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 1.      Bokshan SL, DePasse JM, Eltorai AEM, Paxton ES, Green A, Daniels AH. An Evidence-Based Approach to Differentiating the Cause of Shoulder and Cervical Spine Pain. Am J Med. 2016;129(9):913-918. http://dx.doi/org/10.1016/j.amjmed.2016.04.023

2.      Sembrano JN, Yson SC, Kanu OC, et al. Neck-shoulder crossover: how often do neck and shoulder pathology masquerade as each other? Am J Orthop. 2013;42(9):E76-80. http://www.ncbi.nlm.nih.gov/pubmed/24078971

3.      Buckland AJ, Miyamoto R, Patel RD, Slover J, Razi AE. Differentiating hip pathology from lumbar spine pathology: Key points of evaluation and management. J Am Acad Orthop Surg. 2017;25(2):e23-e34. http://dx.doi.org/10.5435/JAAOS-D-15-00740

4.      Saito J, Ohtori S, Kishida S, et al. Difficulty of diagnosing the origin of lower leg pain in patients with both lumbar spinal stenosis and hip joint osteoarthritis. Spine 2012;37(25):2089-93. http://dx.doi.org/10.1097/BRS.0b013e31825d213d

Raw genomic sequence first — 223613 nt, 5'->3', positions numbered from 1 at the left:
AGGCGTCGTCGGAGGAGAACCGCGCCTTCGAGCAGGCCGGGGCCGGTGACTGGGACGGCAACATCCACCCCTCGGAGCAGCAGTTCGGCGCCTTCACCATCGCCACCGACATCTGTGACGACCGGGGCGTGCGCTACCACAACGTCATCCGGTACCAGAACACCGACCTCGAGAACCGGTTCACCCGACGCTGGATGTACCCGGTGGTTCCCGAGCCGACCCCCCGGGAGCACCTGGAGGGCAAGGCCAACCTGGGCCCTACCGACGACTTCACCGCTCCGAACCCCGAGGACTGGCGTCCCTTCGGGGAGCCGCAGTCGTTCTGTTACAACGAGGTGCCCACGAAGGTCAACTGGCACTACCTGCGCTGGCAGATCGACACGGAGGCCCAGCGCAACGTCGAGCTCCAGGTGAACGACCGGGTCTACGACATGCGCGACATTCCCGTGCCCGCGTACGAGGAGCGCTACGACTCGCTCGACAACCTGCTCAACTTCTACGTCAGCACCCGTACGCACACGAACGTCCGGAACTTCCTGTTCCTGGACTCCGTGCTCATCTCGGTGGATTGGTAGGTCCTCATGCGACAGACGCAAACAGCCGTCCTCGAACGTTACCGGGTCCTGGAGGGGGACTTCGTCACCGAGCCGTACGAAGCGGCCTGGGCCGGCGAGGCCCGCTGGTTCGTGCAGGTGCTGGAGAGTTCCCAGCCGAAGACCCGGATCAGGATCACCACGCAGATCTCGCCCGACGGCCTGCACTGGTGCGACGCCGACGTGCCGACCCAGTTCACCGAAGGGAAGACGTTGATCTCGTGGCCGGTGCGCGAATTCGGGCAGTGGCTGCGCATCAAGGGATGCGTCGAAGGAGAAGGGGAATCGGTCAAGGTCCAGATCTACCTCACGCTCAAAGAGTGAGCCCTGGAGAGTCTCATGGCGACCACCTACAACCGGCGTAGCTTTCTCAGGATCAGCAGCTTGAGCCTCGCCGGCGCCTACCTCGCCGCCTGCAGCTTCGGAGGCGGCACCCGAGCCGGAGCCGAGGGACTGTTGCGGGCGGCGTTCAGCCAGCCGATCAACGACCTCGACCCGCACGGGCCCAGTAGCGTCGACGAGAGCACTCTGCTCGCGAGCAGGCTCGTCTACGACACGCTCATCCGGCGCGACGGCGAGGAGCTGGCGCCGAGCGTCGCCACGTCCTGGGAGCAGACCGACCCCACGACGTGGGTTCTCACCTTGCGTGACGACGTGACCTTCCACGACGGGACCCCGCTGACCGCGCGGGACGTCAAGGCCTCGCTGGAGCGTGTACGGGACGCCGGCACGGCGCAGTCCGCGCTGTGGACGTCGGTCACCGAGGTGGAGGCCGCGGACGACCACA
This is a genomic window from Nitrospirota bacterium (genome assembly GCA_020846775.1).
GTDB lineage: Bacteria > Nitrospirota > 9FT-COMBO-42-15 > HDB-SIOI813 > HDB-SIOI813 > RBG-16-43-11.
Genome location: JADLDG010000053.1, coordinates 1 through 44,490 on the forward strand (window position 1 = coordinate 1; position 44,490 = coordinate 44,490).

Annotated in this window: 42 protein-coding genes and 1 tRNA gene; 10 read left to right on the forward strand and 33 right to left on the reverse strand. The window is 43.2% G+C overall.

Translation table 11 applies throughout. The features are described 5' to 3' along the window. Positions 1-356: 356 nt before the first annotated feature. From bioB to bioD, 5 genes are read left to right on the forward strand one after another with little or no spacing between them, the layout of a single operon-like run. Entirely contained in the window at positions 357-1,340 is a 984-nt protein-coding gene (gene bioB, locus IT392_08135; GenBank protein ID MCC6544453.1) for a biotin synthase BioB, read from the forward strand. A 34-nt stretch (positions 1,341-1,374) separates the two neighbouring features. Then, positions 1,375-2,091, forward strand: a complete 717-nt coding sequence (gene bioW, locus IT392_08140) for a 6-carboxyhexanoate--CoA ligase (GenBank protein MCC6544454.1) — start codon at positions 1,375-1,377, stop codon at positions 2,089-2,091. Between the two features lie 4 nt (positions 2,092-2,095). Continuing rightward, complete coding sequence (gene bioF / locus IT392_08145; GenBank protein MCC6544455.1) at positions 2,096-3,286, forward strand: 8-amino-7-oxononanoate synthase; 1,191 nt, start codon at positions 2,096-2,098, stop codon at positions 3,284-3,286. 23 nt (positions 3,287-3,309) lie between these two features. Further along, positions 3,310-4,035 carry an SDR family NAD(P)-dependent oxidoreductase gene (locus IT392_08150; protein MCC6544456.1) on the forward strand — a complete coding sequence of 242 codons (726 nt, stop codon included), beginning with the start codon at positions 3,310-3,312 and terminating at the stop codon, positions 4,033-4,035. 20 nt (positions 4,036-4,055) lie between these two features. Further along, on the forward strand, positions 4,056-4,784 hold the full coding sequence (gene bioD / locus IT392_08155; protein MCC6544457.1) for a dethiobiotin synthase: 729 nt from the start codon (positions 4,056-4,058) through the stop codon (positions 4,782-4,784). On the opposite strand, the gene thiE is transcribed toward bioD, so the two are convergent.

5.      Gill T, Shanahan E, Allison D, et al. Prevalence of abnormalities on shoulder MRI in symptomatic and asymptomatic older adults. Int J Rheum Dis. 2014;17(8):863-71. http://dx.doi.org/10.1111/1756-185X.12476

6.      Schibany N, Zehetgruber H, Kainberger F, et al. Rotator cuff tears in asymptomatic individuals: a clinical and ultrasonographic screening study. Eur J Radiol. 2004;51(3):263-8. https://doi.org/10.1016/S0720-048X(03)00159-1

7.      Bedson J, Croft PR. The discordance between clinical and radiographic knee osteoarthritis: A systematic search and summary of the literature. BMC Musculoskelet Disord. 2008;9:116. http://dx.doi.org/10.1186/1471-2474-9-116

8.      Silvis ML, Mosher TJ, Smetana BS, et al. High prevalence of pelvic and hip magnetic resonance imaging findings in asymptomatic collegiate and professional hockey players. Am J Sports Med. 2011;39(4):715-721. https://doi.org/10.1177%2F0363546510388931



Jordan Lutz